Both systems had the same benchmarks run with the RTX3080 Gaming X Trio and the RTX2080 Gaming X Trio. The lowest difference scores were chosen. While we as a gaming magazine focus on the games, synthetic benchmarks such as Heaven and 3D Benchmark were also used. Programs that test the entire system or collective computing power have been omitted, however.
All scores are listed as RTX2080 score / RTX3080 score / difference between the RTX2080 vs RTX3080 in %. Game measurements are in FPS:
3D Benchmark - Synthetic Score
Heaven Benchmark - Synthetic Score
Total War: Warhammer II
Red Dead Redemption 2
Assassin's Creed Odyssey
The Division 2
Middle Earth: Shadow of War
Shadow of the Tomb Raider
4K Score - FPS
Red Dead Redemption 2 - 111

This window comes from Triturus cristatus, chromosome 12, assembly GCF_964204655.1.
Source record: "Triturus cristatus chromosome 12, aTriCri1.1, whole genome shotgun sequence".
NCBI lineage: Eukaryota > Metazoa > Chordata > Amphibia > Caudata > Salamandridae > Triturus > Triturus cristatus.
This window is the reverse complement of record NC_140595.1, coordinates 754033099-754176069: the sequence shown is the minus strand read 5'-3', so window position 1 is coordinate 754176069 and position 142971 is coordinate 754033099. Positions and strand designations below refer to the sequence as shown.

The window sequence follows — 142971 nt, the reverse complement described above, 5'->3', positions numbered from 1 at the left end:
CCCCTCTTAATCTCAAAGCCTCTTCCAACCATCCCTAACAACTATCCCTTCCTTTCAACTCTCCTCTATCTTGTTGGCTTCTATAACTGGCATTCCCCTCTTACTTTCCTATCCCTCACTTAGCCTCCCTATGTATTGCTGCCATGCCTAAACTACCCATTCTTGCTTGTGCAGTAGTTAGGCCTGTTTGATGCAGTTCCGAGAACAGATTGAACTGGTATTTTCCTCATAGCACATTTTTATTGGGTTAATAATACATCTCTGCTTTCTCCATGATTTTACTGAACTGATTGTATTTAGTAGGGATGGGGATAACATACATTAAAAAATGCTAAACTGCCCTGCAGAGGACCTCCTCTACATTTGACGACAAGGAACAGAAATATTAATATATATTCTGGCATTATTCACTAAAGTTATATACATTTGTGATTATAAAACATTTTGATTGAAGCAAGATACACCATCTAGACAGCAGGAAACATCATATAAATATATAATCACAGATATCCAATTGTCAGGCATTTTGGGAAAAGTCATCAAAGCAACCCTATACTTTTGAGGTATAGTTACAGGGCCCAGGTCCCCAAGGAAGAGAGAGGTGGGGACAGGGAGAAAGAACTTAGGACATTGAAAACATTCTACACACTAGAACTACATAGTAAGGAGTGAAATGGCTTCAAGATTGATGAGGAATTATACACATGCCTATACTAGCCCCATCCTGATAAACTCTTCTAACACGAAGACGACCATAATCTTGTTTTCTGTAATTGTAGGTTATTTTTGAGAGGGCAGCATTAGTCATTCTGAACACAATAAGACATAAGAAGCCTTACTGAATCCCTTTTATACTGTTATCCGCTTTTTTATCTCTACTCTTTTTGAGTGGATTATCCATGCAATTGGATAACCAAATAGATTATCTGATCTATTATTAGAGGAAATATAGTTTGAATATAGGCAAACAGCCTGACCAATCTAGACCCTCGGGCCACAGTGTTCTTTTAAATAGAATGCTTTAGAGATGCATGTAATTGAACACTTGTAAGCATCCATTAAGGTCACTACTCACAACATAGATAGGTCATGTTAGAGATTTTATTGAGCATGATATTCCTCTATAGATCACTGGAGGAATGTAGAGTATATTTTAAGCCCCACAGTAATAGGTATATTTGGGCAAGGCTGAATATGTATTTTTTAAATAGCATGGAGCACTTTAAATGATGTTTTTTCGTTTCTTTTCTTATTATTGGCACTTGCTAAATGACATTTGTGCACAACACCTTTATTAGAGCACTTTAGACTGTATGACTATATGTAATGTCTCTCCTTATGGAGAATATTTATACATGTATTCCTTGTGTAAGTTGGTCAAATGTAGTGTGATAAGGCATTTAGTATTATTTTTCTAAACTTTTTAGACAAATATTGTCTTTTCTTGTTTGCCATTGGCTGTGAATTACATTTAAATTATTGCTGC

Doom Eternal - AMD: 115-182 / Intel 171-212
Metro Exodus - No DLSS, 49. With DLSS, 67. We finally did it: +60FPS on Metro Exodus 4K.
Hitman 2 - 82
Battlefield V - AMD: 84 both with and without DLSS. Intel: 121 native, 92 with DLSS. Something seems wrong here. We'll re-run this one again later.
Control - Intel 65 native, 105 with DLSS. AMD 70 native, 201 DLSS. The systems did not seem to base render at the same resolution, and the Intel system rendered at 1440p with DLSS, while the AMD system rendered at 1171p.
Overall, MSI has managed to take this 340-watt monster and turn it into a cool and quiet kitten that purrs; it's hard not to be impressed by the lack of noise and the low temperatures considering the massive amounts of heat created by this amount of raw computation power.
4K gaming is finally a reality for those who crave it. But for everyone else, it's still very much worth considering getting a new graphics card as the leap from the previous 20 series is massive. And that's putting it mildly; I can't remember a generational leap this massive before.
The age of true 4K PC gaming has begun.